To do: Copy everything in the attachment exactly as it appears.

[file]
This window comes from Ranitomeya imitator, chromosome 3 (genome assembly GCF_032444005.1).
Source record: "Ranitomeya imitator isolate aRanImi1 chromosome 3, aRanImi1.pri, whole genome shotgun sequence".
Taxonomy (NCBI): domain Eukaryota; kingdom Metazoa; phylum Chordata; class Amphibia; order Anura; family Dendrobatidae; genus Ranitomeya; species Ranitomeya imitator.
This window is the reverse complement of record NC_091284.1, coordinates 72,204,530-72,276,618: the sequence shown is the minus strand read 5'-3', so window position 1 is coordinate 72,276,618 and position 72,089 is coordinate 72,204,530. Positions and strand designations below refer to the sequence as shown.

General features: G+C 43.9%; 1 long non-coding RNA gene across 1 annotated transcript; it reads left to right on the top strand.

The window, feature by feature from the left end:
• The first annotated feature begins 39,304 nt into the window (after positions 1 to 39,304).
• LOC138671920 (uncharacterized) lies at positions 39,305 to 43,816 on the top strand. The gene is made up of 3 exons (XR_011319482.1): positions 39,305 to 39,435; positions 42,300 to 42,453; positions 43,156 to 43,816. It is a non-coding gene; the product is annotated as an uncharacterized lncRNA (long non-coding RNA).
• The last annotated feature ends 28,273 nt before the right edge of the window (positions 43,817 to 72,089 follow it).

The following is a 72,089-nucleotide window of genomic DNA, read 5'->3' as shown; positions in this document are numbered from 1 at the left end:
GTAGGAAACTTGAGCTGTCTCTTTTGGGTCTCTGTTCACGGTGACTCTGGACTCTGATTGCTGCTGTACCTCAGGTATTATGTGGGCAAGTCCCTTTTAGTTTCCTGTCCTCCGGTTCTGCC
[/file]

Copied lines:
This window comes from Ranitomeya imitator, chromosome 3 (genome assembly GCF_032444005.1).
Source record: "Ranitomeya imitator isolate aRanImi1 chromosome 3, aRanImi1.pri, whole genome shotgun sequence".
Taxonomy (NCBI): domain Eukaryota; kingdom Metazoa; phylum Chordata; class Amphibia; order Anura; family Dendrobatidae; genus Ranitomeya; species Ranitomeya imitator.
This window is the reverse complement of record NC_091284.1, coordinates 72,204,530-72,276,618: the sequence shown is the minus strand read 5'-3', so window position 1 is coordinate 72,276,618 and position 72,089 is coordinate 72,204,530. Positions and strand designations below refer to the sequence as shown.

General features: G+C 43.9%; 1 long non-coding RNA gene across 1 annotated transcript; it reads left to right on the top strand.

The window, feature by feature from the left end:
• The first annotated feature begins 39,304 nt into the window (after positions 1 to 39,304).
• LOC138671920 (uncharacterized) lies at positions 39,305 to 43,816 on the top strand. The gene is made up of 3 exons (XR_011319482.1): positions 39,305 to 39,435; positions 42,300 to 42,453; positions 43,156 to 43,816. It is a non-coding gene; the product is annotated as an uncharacterized lncRNA (long non-coding RNA).
• The last annotated feature ends 28,273 nt before the right edge of the window (positions 43,817 to 72,089 follow it).

The following is a 72,089-nucleotide window of genomic DNA, read 5'->3' as shown; positions in this document are numbered from 1 at the left end:
GTAGGAAACTTGAGCTGTCTCTTTTGGGTCTCTGTTCACGGTGACTCTGGACTCTGATTGCTGCTGTACCTCAGGTATTATGTGGGCAAGTCCCTTTTAGTTTCCTGTCCTCCGGTTCTGCC